"That's what she says," Dangerfield says. "I don't want to work this hard. Who needs it? I hear about movies. I never get a chance to see them. Everybody talks about 'My Favorite Year.'  The movie starts at 8 o'clock. I get off here at 7. By the time I get the makeup off and wash this gray dye outta my hair, already I'm late for the movie."

"You've got to be the first person in history," I said, "to dye your hair to make it that color."

"That's two."

"Tell about the character you play," Endler said.

"This guy?" said Rodney. "He's an Italian from Staten Island. That's a borough of Manhattan. I know  you got Italians in Chicago. Maybe not from Staten Island. I know this guy that I play because I grew up with guys like this guy. In a way he's like me. In another way, he'a a character. No matter who I play, in some ways I'm playing myself, only a little off, you know? This guy is a nicer guy than the guy in 'Caddyshack.' He's a wise-cracking guy, only more humble."

"In a way," I said, "that's like you. You play a guy who's loud and yet somehow humble...."

"Yeah," said Dangerfield. "I don't get no respect. Not to be too modest, but when I met Jack Benny for the first time, he told me his gimmick was, he was 39 and a cheapskate. But my gimmick was, I don't get no respect -- which he said everybody could identify with."

"What makes you so popular? I asked. "You're a hero on college campuses. You were asked to be  the speaker at Class Day at Harvard. Why do kids 40 years younger than you identify with you? You've to to be the only 60-year-old standup comic who's a hero on the campus."

"Because I never grew up," said Dangerfield. "And, plus, its' a combination of things." He counted them off on his fingers. "One, I don't get no respect. Everyone thinks they're a loser in life, particularly some kid in college. Two, I got a young head, because I never grew up, or else I wouldn't be in this business, killin' myself. Third, I work quite hard at making everything I do funny. When I go on Carson, I always got all new stuff. Number four, which is, maybe I'm funny."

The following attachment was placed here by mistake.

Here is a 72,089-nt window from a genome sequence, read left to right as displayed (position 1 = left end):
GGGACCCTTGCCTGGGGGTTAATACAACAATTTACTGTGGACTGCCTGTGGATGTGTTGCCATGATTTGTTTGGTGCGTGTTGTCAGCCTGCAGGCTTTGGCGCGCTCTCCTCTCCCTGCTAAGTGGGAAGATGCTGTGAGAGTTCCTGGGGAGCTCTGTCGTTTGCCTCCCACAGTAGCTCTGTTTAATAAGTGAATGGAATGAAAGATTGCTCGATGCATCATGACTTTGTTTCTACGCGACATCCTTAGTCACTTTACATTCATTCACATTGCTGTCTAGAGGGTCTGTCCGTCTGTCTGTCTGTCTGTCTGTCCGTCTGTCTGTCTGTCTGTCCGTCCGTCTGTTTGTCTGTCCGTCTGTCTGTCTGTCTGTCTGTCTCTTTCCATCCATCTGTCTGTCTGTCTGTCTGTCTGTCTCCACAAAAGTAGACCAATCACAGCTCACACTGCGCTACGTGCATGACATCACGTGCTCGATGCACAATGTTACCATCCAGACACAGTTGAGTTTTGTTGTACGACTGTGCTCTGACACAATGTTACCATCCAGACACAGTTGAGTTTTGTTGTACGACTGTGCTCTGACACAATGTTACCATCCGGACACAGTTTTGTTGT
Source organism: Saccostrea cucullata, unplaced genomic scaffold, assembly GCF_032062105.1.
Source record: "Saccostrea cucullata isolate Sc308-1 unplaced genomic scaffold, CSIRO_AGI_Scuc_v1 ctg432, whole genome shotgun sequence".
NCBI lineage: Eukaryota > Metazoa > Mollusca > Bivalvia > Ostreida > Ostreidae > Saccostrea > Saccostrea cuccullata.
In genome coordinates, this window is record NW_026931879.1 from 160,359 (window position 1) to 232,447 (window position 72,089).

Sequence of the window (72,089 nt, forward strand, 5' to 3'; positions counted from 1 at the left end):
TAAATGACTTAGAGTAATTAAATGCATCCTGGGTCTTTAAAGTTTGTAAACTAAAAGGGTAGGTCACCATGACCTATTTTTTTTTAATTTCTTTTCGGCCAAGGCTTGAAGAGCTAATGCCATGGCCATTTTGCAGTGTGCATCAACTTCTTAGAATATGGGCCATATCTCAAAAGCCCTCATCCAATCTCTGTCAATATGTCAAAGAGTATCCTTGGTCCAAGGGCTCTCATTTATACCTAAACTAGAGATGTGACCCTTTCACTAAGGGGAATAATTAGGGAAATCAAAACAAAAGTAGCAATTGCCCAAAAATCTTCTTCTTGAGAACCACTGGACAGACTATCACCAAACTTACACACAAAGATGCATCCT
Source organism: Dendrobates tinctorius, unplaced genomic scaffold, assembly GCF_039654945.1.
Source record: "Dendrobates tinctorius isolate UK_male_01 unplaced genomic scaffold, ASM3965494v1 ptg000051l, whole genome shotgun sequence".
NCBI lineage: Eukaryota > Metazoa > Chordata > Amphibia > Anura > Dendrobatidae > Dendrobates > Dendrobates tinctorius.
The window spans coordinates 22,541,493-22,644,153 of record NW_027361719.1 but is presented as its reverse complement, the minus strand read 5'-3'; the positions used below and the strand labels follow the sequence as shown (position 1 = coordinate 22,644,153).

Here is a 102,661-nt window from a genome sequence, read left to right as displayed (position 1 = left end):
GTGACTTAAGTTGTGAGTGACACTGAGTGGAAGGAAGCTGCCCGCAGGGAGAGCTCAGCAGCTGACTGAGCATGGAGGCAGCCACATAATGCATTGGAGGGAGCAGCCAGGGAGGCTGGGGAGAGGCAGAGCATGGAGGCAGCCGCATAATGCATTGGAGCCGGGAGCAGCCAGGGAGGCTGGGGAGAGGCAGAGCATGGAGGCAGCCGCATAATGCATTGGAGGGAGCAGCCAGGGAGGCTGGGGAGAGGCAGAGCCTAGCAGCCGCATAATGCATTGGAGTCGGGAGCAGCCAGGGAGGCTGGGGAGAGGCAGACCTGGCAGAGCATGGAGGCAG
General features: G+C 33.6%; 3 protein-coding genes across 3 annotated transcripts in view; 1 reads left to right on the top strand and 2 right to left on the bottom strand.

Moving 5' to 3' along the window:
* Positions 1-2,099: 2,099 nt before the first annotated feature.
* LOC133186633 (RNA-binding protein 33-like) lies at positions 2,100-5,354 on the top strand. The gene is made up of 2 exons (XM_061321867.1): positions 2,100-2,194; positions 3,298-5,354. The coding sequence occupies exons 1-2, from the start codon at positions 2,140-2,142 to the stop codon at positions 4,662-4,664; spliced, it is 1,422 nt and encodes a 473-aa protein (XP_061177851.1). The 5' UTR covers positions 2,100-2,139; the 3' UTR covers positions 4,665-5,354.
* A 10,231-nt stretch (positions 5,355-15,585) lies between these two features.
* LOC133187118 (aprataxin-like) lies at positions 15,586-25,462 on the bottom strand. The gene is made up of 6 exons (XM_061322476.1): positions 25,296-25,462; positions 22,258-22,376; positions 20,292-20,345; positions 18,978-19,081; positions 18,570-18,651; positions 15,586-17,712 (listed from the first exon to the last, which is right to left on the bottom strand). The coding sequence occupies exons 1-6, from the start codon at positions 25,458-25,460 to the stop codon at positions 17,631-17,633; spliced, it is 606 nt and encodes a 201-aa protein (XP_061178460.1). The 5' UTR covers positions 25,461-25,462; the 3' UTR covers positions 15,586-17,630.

My wife likes to talk while she's making love. Last night, she called me up from the Holiday Inn.

"Work and sleep," he said. "That's all that's in the cards for me. I'm killing myself. I need love, but this is ridiculous."

An assistant director poked his head into the dressing room to inform us that Mr. Dangerfield was required for the next scene. He got  up, toweled himself, and left the dressing room. Then he stuck his head back in the door.

"Excuse me, I gotta go a make a small fortune," he said.

He left. Then he came back. "Don't put that in about the small fortune," he said. "It might sound bad."

He left. Then he returned again. "Plus, another reason why I'm so popular," he said, "is that I'm just too much."

He left.

Guy goes into a bar with a duck under his arm. Bartender says, "Where'd you get the pig? Guy says, "This is a duck." Bartender says, "I was talking to the duck."

Roger Ebert

Roger Ebert was the film critic of the Chicago Sun-Times from 1967 until his death in 2013. In 1975, he won the Pulitzer Prize for distinguished criticism.

Latest blog posts

Latest reviews

STAX: Soulsville, USA
Back to Black
The Strangers: Chapter 1


comments powered by Disqus